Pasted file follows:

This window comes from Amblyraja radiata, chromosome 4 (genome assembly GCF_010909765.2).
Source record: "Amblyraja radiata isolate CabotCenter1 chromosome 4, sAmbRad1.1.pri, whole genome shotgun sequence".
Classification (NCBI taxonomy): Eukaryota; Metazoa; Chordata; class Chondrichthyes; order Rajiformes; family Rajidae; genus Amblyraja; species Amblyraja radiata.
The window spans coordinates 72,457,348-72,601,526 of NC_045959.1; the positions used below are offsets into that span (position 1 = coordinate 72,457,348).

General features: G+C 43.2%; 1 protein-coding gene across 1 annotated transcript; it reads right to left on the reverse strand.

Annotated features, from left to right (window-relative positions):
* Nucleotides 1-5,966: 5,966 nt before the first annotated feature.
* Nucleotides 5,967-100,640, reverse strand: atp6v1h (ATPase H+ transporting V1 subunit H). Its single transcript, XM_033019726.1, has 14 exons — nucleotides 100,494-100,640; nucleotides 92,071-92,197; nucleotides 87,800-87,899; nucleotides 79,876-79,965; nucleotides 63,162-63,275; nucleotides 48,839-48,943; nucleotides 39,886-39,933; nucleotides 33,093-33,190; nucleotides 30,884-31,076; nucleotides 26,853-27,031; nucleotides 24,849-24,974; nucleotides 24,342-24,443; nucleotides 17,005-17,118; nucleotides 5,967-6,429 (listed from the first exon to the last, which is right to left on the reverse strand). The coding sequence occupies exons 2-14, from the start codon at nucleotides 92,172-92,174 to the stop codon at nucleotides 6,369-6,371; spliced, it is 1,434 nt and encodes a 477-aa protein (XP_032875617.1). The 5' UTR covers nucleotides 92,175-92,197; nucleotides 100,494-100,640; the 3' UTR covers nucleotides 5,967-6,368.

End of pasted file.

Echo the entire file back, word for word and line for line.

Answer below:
This window comes from Amblyraja radiata, chromosome 4 (genome assembly GCF_010909765.2).
Source record: "Amblyraja radiata isolate CabotCenter1 chromosome 4, sAmbRad1.1.pri, whole genome shotgun sequence".
Classification (NCBI taxonomy): Eukaryota; Metazoa; Chordata; class Chondrichthyes; order Rajiformes; family Rajidae; genus Amblyraja; species Amblyraja radiata.
The window spans coordinates 72,457,348-72,601,526 of NC_045959.1; the positions used below are offsets into that span (position 1 = coordinate 72,457,348).

General features: G+C 43.2%; 1 protein-coding gene across 1 annotated transcript; it reads right to left on the reverse strand.

Annotated features, from left to right (window-relative positions):
* Nucleotides 1-5,966: 5,966 nt before the first annotated feature.
* Nucleotides 5,967-100,640, reverse strand: atp6v1h (ATPase H+ transporting V1 subunit H). Its single transcript, XM_033019726.1, has 14 exons — nucleotides 100,494-100,640; nucleotides 92,071-92,197; nucleotides 87,800-87,899; nucleotides 79,876-79,965; nucleotides 63,162-63,275; nucleotides 48,839-48,943; nucleotides 39,886-39,933; nucleotides 33,093-33,190; nucleotides 30,884-31,076; nucleotides 26,853-27,031; nucleotides 24,849-24,974; nucleotides 24,342-24,443; nucleotides 17,005-17,118; nucleotides 5,967-6,429 (listed from the first exon to the last, which is right to left on the reverse strand). The coding sequence occupies exons 2-14, from the start codon at nucleotides 92,172-92,174 to the stop codon at nucleotides 6,369-6,371; spliced, it is 1,434 nt and encodes a 477-aa protein (XP_032875617.1). The 5' UTR covers nucleotides 92,175-92,197; nucleotides 100,494-100,640; the 3' UTR covers nucleotides 5,967-6,368.